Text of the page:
- May 22, 2017
- June 5, 2014
Sensationalist journalism has once again found its way into the PPC world. Published on The Guardian earlier today, this article cites a research study conducted by eBay, and leads with the headline, “eBay study warns search ads have ‘no measurable benefit.’”
Come again? You are talking about the same “search ads” that allow you to track ROI down to the penny, right? As egregious of a statement as that headline may be, it is just one of many misleading points made in the article, as well as the study itself. The study’s main point is essentially that bidding on your own brand name — in this case, eBay — is a waste of money, as people looking for you by name will find you anyway. They boldly hypothesize that “users searching for ‘eBay’ are in fact using search as a navigational tool with the intent to go to ebay.com.” In addition to eBay, the researchers used five other well-known brands as examples: AT&T, Macy’s, Ford, Safeway, and Amazon. Once again, their point is that paid ads on those brand names are unnecessary, and that any money spent on those clicks is wasteful.
What they fail to recognize, however, is that eBay and Amazon — and to some extent, the other brands — are the exception, not the rule. For those of us who don’t work for eBay or Amazon, there are plenty of reasons why bidding on your own brand name can be a good idea.
Let’s say, for instance, your air conditioning breaks down on a hot summer day. You’ve used Company X before, so you search for them by name to find their phone number.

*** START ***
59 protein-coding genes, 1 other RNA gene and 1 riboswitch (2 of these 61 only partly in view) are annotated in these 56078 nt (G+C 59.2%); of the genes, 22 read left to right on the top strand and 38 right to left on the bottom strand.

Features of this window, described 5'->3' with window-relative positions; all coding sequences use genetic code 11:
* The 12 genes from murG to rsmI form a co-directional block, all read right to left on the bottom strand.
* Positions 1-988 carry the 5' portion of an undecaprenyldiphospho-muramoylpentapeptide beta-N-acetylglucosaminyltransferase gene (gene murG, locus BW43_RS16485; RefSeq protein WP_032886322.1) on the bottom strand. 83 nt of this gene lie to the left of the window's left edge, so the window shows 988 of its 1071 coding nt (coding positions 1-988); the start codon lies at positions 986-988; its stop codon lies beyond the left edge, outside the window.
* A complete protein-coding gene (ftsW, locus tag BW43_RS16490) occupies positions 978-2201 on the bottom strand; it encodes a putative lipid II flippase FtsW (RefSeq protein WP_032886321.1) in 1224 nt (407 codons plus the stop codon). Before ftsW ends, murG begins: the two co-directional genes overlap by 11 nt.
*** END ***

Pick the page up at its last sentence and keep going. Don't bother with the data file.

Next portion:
Heeding eBay’s advice, Company X doesn’t bid on their own brand name, and instead relies on its strong SEO presence to greet customers. That should be sufficient, right?
Unfortunately, Company X’s competitor is running a huge air conditioning repair special right now, and bids on Company X’s name to see if it can cherry pick any customers. Before your eyes make it down to the organic results, you’re distracted by the competitor’s $50 off coupon, and click on their ad. By simply being willing to spend a few cents on their own brand name, Company X could have have kept you from seeing that offer altogether. There’s no question, some brands don’t need to bid on their own names. The point is, though, protecting your own search engine real estate can be vitally important for some companies. You can also use ads to promote your own special offers, make it easy for customers to call you, and even cross-sell different services with Sitelinks Extensions.
To be fair, the cited study does acknowledge PPC’s value in acquiring new customers, as non-branded searches undoubtedly play a major role in the acquisition process. Unfortunately for all of us, the average reader will see the misleading headline and draw the wrong conclusions.
Reading the article’s comments further proves the wide misconceptions around paid search advertising. Unfortunately (for advertisers AND consumers), it seems many people still don’t fully trust paid search ads.
“Nobody clicks on online ads.”
“I don’t know anyone who clicks on online ads.”
“I hate change and refuse to acknowledge this might be helpful.” (Okay, that one was made up).
Yeah, most people don’t know this, but Google’s billions in annual revenue actually come entirely from the movie, The Internship. (I assume this is clear, but just to be sure… ← that statement is in fact false. Google makes oodles of money off of ads). So have no fear, marketers and business owners; paid search advertising is alive and well, bringing new customers to businesses like yours on a daily basis. Stay the course, and soon you’ll be celebrating like my good friend Pete Weber.
(Unless you’re a competitor of one of our clients, in which case you should disregard this post and stop advertising IMMEDIATELY).